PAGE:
Managing Stress Helps Mind and Body
Stress is increasingly being recognised as a condition which needs to be acknowledged and managed. It is accepted internationally that stress is a primary cause of mental ill-health and physical illness, with enormous financial and human costs to industry, families and individuals alike. On the one hand, a certain amount of stress can be good – it helps motivate us to produce our best. In fact 90% of people surveyed by Mental Health Ireland acknowledged that stress was a constant part of their life. – but that they are able to cope. However, too much stress, that is stress out of control or unmanaged, can seriously affect our health.
10 Steps to reduce Stress
This will keep you on the road to good mental health and well-being
Learn what stress is and its effects on the body. Stress is the response of the body to demands placed on it; the level of pressure will determine whether you can cope or not. Learn to identify your own signs of stress and what causes you stress.
Good health stems from both mental and physical well-being. A well balanced diet enables the mind and the body to cope better with stress.
A reasonable amount of exercise is essential to keep your mind in peak form also. No Olympic Gold or Silver medals – just regular exercise, walking (take the stairs; walk to the shops, leave the car behind for short journeys), aerobics, swimming, cycling all help.
Before going to bed take at least a half an hour to unwind. A brisk walk around the block, maybe. However, a warm bath and a warm milky drink are a great help (Hands up everyone whose mammy prescribed a cup of hot milk going to bed?!!). And avoid tea, coffee or heavy meals last thing at night.
Plan your day – and be realistic about what you can achieve in the day. When you know difficult situations are coming your way, think also of positive ways you can get a bit of relaxation or leisure into the day as well. And look back to see how much planning helped and learn lessons for next time.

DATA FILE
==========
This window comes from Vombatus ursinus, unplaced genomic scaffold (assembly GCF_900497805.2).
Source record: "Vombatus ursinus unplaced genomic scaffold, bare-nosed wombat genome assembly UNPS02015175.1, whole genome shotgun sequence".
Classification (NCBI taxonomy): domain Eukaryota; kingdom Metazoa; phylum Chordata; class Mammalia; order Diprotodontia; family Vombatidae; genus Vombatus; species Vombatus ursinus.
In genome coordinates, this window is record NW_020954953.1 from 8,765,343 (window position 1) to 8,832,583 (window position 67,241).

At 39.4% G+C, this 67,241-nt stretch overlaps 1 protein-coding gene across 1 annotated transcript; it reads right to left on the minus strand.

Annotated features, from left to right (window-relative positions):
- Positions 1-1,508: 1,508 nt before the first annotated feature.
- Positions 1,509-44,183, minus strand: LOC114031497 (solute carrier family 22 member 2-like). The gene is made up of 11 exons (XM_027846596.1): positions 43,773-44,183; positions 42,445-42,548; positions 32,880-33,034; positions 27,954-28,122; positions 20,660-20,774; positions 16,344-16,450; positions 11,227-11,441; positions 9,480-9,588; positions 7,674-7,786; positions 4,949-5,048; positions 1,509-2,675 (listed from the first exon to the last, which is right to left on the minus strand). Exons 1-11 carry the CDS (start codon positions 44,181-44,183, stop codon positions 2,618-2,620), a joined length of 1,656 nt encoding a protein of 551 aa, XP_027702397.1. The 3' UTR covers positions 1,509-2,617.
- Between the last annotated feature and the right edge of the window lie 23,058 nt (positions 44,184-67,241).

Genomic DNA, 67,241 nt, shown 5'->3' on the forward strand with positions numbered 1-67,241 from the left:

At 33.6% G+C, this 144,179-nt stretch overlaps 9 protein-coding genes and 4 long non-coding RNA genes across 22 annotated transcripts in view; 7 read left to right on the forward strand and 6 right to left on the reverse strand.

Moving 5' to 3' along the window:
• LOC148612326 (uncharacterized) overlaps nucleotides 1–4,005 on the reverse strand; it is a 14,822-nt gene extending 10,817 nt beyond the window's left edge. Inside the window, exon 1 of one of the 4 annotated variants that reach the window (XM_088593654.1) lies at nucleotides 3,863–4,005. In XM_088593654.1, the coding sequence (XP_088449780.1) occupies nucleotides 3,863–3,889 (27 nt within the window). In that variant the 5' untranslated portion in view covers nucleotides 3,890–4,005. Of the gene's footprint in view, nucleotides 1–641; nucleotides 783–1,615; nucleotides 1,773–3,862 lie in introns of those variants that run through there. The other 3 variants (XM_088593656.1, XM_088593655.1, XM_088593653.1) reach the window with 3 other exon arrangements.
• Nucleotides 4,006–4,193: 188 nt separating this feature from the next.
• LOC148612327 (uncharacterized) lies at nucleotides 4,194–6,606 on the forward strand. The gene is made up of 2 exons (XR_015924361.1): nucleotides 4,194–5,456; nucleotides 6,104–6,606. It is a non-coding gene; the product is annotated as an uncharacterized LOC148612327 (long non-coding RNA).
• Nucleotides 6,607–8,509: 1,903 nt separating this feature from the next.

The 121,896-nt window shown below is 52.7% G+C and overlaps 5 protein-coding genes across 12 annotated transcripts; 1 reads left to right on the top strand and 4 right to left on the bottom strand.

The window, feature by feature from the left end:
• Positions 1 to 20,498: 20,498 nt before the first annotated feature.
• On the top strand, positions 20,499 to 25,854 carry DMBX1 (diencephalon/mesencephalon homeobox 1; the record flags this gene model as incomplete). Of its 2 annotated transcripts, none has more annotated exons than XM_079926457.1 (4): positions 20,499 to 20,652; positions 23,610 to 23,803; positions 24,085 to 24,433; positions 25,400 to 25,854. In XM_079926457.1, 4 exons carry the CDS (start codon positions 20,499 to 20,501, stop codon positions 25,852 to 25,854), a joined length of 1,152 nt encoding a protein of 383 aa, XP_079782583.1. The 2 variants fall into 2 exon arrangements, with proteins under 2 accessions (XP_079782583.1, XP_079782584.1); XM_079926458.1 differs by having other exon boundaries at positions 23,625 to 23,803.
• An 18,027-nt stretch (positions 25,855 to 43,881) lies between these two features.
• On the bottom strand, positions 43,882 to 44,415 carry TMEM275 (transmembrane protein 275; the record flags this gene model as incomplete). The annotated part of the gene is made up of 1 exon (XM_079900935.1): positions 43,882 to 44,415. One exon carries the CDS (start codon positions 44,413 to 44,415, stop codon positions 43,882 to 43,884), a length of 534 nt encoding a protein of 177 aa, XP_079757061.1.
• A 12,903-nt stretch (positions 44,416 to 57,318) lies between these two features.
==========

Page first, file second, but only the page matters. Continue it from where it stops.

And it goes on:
think about how you deal with problems. Is your approach to solving problems helpful or unhelpful to yourself – in other words do you put yourself under stress when you have problems to solve. Work on ways of improving your problem-solving ability – and don’t be shy about asking for help in dealing with problems if you feel you need it.
Nobody is superhuman all of the time! Make sure you have a few people around that you can rely on as ‘safety valves’- your supervisor or pals in the office, someone you play golf or go to the theatre or sports events with occasionally, a neighbour or family member. Just keep contact with a few reliable people whose opinions you value and who have a sympathetic ear, if ever you feel you need that extra lift.
Time for yourself:
Call in the reinforcements! Build in a little reward or reinforcement within your day – something to look forward to that will give you a lift. Slip on the earphones and listen to favourite music, bang a bucket of balls in the driving range, or potter at a bit of DIY, a soak in the bath, with a good book and the kids and life locked outside the bathroom door for a little while, a game of cards, a little painting or sketching, an evening class…… You choose. It’s your time for you.
Life is to be enjoyed; not just endured. Developing interests and activities outside the work setting (whether that’s the home, the office, the factory, the car or truck) is tremendously beneficial – and will help compensate for areas of your interests or personality not fulfilled through work.
The ability to relax does not necessarily come naturally. You may think you are relaxed and be unaware of a higher than average level of muscle tension in the body. Try to recognise the variation of tension in your body and then plan the best ways for you to develop relaxation. For one person it might be whacking a squash ball around the court; for another it might be a swim or simply sitting with eyes shut listening to music or participating in some of the other leisure activities we’ve already mentioned.